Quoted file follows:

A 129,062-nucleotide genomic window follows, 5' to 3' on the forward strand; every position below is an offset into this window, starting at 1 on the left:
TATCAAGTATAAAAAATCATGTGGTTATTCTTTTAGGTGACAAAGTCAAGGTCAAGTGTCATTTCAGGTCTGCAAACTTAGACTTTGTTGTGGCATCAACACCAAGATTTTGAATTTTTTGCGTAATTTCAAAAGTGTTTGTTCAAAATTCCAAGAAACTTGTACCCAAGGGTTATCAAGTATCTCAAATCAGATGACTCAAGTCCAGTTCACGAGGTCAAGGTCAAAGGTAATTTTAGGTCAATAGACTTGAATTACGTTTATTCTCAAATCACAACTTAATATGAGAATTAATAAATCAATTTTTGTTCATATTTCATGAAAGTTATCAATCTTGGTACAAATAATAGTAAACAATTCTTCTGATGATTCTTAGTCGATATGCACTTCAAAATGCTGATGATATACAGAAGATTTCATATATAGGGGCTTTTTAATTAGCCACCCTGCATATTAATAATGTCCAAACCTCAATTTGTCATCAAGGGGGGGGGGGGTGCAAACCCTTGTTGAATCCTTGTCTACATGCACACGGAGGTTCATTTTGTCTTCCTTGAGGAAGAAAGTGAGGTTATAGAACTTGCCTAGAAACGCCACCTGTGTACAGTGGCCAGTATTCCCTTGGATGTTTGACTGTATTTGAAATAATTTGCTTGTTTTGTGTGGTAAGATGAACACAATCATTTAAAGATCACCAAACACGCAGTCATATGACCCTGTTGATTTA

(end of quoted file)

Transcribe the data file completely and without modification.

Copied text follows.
A 129,062-nucleotide genomic window follows, 5' to 3' on the forward strand; every position below is an offset into this window, starting at 1 on the left:
TATCAAGTATAAAAAATCATGTGGTTATTCTTTTAGGTGACAAAGTCAAGGTCAAGTGTCATTTCAGGTCTGCAAACTTAGACTTTGTTGTGGCATCAACACCAAGATTTTGAATTTTTTGCGTAATTTCAAAAGTGTTTGTTCAAAATTCCAAGAAACTTGTACCCAAGGGTTATCAAGTATCTCAAATCAGATGACTCAAGTCCAGTTCACGAGGTCAAGGTCAAAGGTAATTTTAGGTCAATAGACTTGAATTACGTTTATTCTCAAATCACAACTTAATATGAGAATTAATAAATCAATTTTTGTTCATATTTCATGAAAGTTATCAATCTTGGTACAAATAATAGTAAACAATTCTTCTGATGATTCTTAGTCGATATGCACTTCAAAATGCTGATGATATACAGAAGATTTCATATATAGGGGCTTTTTAATTAGCCACCCTGCATATTAATAATGTCCAAACCTCAATTTGTCATCAAGGGGGGGGGGGGTGCAAACCCTTGTTGAATCCTTGTCTACATGCACACGGAGGTTCATTTTGTCTTCCTTGAGGAAGAAAGTGAGGTTATAGAACTTGCCTAGAAACGCCACCTGTGTACAGTGGCCAGTATTCCCTTGGATGTTTGACTGTATTTGAAATAATTTGCTTGTTTTGTGTGGTAAGATGAACACAATCATTTAAAGATCACCAAACACGCAGTCATATGACCCTGTTGATTTA